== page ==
How NOT to handle your car accident claim
I’m often contacted by potential clients a few days after they’ve been involved in a car crash. As an experienced personal injury attorney, once I get involved in a case, I talk with the insurance companies and advise my client on how best to proceed. I always urge my clients not to discuss their case with anyone, especially insurance adjusters. I explain what it means to have a “gap in treatment” and how that can affect your case and damage your claim. Clients are always advised to follow up on prescribed medical treatments, follow doctors advice, and be clear and upfront with medical providers about their symptoms and issues, as these notes will end up in their medical records, and can be used to bolster a claim.
5 Common Errors Made By Personal Injury Clients
It is not uncommon that some clients contact me weeks to months after their crash. Often, this results in some problems. Here are the common problems that arise when the client has waited too long before speaking to an attorney:
1) Refusing medical treatment at the scene of the crash.
Refusing EMS treatment makes it look like the client is uninjured. This refusal also eliminates the possibility of a medical record documenting the specific complaints following the crash that can be useful in demonstrating a more serious injury. It is ALWAYS wise to let an EMT evaluate you at the accident scene, just in case.
2) Failing to complain about the specific injury that becomes a major problem later on.
Often, an injured person will later tell me that their shoulder hurt, but not bad enough to mention to the doctor. If you don’t tell your doctor about your symptoms, they will not be recorded in your medical record, and insurers can use this lack of documentation as a means to diminish the severity of your injuries.
3) After being treated immediately after the crash, failing to follow up with their primary doctor, or a specialist for weeks.
A gap in treatment after the emergency room visit is very common, and very harmful because it makes it look like the person is not injured. It is crucial that you follow your doctors instructions about office visits, and contact them if your symptoms persist, change or worsen.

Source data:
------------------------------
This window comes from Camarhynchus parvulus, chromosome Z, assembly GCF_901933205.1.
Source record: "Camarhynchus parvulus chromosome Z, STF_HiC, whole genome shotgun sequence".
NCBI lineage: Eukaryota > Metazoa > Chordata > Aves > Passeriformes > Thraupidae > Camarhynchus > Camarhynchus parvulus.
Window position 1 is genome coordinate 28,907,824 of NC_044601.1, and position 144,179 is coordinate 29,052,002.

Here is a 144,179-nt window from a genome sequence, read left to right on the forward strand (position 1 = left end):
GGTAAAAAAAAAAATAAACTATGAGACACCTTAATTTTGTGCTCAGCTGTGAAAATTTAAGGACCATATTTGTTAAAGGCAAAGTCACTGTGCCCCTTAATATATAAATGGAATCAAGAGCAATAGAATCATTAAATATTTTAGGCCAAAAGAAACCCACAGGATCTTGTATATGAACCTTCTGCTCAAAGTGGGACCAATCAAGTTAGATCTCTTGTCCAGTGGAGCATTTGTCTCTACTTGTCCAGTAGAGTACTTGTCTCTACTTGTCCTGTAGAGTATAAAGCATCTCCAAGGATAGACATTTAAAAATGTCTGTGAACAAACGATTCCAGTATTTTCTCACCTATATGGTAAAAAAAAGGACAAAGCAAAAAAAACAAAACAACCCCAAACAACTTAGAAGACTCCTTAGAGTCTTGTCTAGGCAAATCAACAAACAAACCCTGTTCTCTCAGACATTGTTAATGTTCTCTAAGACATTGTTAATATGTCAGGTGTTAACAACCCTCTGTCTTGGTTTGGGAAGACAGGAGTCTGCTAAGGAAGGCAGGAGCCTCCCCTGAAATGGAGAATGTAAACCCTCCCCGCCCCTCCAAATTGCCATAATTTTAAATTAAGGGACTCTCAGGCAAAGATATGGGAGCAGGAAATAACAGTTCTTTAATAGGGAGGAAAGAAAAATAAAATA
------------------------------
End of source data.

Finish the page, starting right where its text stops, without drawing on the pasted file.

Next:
4) Speaking to the insurance adjuster about the crash.
Insurance adjusters will attempt to contact a person as soon after the crash as possible. Their intention is not just to investigate, but to obtain statements that harm the injured person’s claim. I advise my clients to not speak to an adjuster after a crash, in order to limit the possibility of saying anything they can use against you when the time comes to negotiate a settlement.
5) Unintentionally settling a claim.
In a worst case scenario, I have had clients who have unintentionally settled their injury claim for $500. The insurance adjuster insinuated that the settlement was for property damage only, but the signed release states that the $500 was a settlement for all claims, including the injury. Once that document is signed, it becomes very difficult to walk back.
Obviously, these are problems that cannot be corrected. I have had previous clients who, years later, are injured in a car crash. They almost always call me immediately, from the scene of the crash. After going through the legal process once, they have learned to be “better safe than sorry”
If you or your loved one has been in a car accident and has questions about how to handle your injury claim, please feel free to contact my office by phone or email. It is wise to speak with an experienced attorney, and I often advise people on how to settle their claim without a lawyer, if the circumstance is appropriate. Consultations are ALWAYS FREE, and we’re more than happy to answer your questions.